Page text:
TweetFollow Us on Twitter

Apr 89 Letters
Volume Number:5
Issue Number:4
Column Tag:Letters


By David E. Smith, Editor & Publisher, MacTutor

Aztec C

Rich Heady

San Diego, CA

Aztec C is all I was told it would be, and I’m already pleased with the results. It is particularly gratifying to have access to “intermediate code” again after being locked inside Lightspeed C’s projects for the past 18 months, and more gratifying still to find the assembly code already optimized to the point where I may not need to go through cleaning up the little stupidities. There is nothing wrong with Lightspeed C; in fact, it remains a superior prototyping environment. But at the point where I began to look beyond the prototype to a shippable product, it was a relief to find Aztec C ready to finish the job. Aztec C might carve a bigger niche in the Macintosh world by appealing to the “1 Meg programmer” who wants to produce polished code without larding on RAM and without wading into the complexity of MPW.

Typos upon Typos

Ajay Nath

Oakland Gardens, NY

I’ve been writing a driver for my plotter, and I’ve been looking at the code you presented in MacTutor, Volume 3, Number 11 and 12. I’ve caught some errors in the code you presented on page 57 (#12). The code in the procedure DrvrStorage():


asm {
 MOVEQ  #8, D0
 MOVE.L UTableBase, A0
 MOVE.L (A0), OutDctlEntry

I wrote to you about this error before, but you printed my correction incorrectly! (You did print my explanation of why the author’s code was wrong correctly.) [Sorry, we will double our efforts. -ed]

On page 59 in the procedure MyPrDlgMain() at the end of this proc a pointer is freed and then accessed as follows:

/* 2 */

free(+p); /*ptr is being freed by a subroutine */
if (tp->fDolt) (void) MyPrValidate(hPrint);
 /*we accessed the ptr we freed */
return (tp->fDolt); /* you did it again! */

if (tp->fDolt) is true the subroutine “MyPrValidate” will be called, and it calls traps like GetResource and LoadResource which will move memory so that doing a subsequent “return(tp->fDolt)” may be pointing to garbage.

One way to fix this is to do the following:

/* 3 */

{ Boolean theResult; 
 /* a local variable to hold function result */
theResult = tp->fDolt; /*save the value of fDolt */
free (tp);
if (theResult) (void) MyPrValidate(hPrint);
return (theResult);

on page 58 in the procedure “MyPrintDefault(hPrint)” one of the lines:

**hPrint = **theDefault;

the same line appears on page 59 near the end of the procedure MyPrValidate(hPrint)

What the author is trying to do is to fill in the fields of the data structure that hPrint points to, what he actually does is mess up the hPrint handle. What he should do is something like this:

/* 4 */
BlockMove(*theDefault, *hPrint, sizeof(TPrint));

and probably:

/* 5 */

 /* unload resource now that we’re done */

It is a good article which provides information on how to write printer drivers, but some of the code is incorrect.

In MacTutor, Vol. 4, #11, the code presented by Donald Koscheka to do a string comparison uses the “DBRA” instruction incorrectly. When you loop using “DBRA” you use the word (16 bits) in the register you use as a loop counter; Mr. Koscheka uses register D1 as his loop counter and sets its value by doing:

 MOVE.B (A))+, D1; get length of string 1

This sets the lower 8 bits of D1, NOT the lower word. The correct way to load the value of the loop counter in this case is to:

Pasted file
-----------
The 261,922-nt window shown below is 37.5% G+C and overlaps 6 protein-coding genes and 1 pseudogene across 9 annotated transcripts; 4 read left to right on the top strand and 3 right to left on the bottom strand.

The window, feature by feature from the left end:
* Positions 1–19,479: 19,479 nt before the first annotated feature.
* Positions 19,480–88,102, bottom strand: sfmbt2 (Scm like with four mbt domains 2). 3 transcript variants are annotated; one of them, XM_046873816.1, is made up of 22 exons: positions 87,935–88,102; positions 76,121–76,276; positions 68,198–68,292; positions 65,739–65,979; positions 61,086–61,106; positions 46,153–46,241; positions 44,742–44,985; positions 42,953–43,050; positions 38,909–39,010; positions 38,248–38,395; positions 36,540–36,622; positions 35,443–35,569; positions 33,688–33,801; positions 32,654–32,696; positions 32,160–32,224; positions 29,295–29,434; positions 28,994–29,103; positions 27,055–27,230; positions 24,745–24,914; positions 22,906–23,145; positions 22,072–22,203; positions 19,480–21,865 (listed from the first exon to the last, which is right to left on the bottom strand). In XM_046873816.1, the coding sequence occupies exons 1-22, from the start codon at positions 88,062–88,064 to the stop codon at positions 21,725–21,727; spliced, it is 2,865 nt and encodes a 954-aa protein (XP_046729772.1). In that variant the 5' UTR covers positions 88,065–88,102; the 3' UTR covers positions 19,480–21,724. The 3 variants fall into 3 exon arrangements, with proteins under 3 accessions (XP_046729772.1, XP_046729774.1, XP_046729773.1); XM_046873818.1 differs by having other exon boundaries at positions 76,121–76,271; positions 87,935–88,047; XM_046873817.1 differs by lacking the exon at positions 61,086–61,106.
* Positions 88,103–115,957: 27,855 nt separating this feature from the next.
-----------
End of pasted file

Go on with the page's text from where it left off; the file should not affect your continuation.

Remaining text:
MoveQ #0, D0; set D0 = 0;
            Move.B(A0)+, D0      ; D0 = string length

Also when using the “DBRA” instruction, the register must actually have the loop count -1 in it, i.e. if you want to loop 10 times, put 9 in the register. Mr. Koscheka doesn’t do this. I realize that he was showing a code fragment, but the purpose of his article was to show how to use assembly language and allowing such errors to slip in does readers a disservice.

FORTRAN Math Libraries

Michael M. J. Tracy

Pittstown, NJ

I am writing in response to Tatsuhito Koya’s request (Feb 1989, Vol. 5 No. 2) for information on FORTRAN math libraries that will run on the Mac. There is an excellent book out called ‘Numerical Recipes: The Art of Scientific Computing’ by William H. Press, Brian P. Flannery, Saul A. Teukolsky & William T. Vetterling (Cambridge University Press, ISBN 0 521 30811 9). I refer to this book infinitely more often than ‘Inside Macintosh’ when writing scientific applications on the Mac (and it’s cheaper too, about $35 hard cover). The book provides the source code for over 200 subroutines. Its real value to the user, however, is in the eloquent and intelligent discussion of the principles underlying each algorithm, explaining the strengths and weaknesses, and usually providing alternative algorithms so that the cautious user can cross check results. I have learned a lot from this book. Listing from the contents page, the book covers; solution of linear algebraic equations; interpolation and extrapolation; integration of functions; evaluation of functions; special functions; random numbers; sorting; root finding and non-linear sets of equations; minimization and maximization of functions; eigensystems; fourier transform spectral methods; statistical description of data; modeling of data; integration of ordinary differential equations; two point boundary value problems; partial differential equations. There are two versions of the book. The original edition gave the subroutine listings in both FORTRAN and Pascal. By popular demand, a second version was released which presents the C source code listings (written somewhat from the perspective of a FORTRAN programmer who wishes to convert to C, and provides structures and functions for handling complex numbers). Macintosh compatible disks containing the source code are also available from the publishers.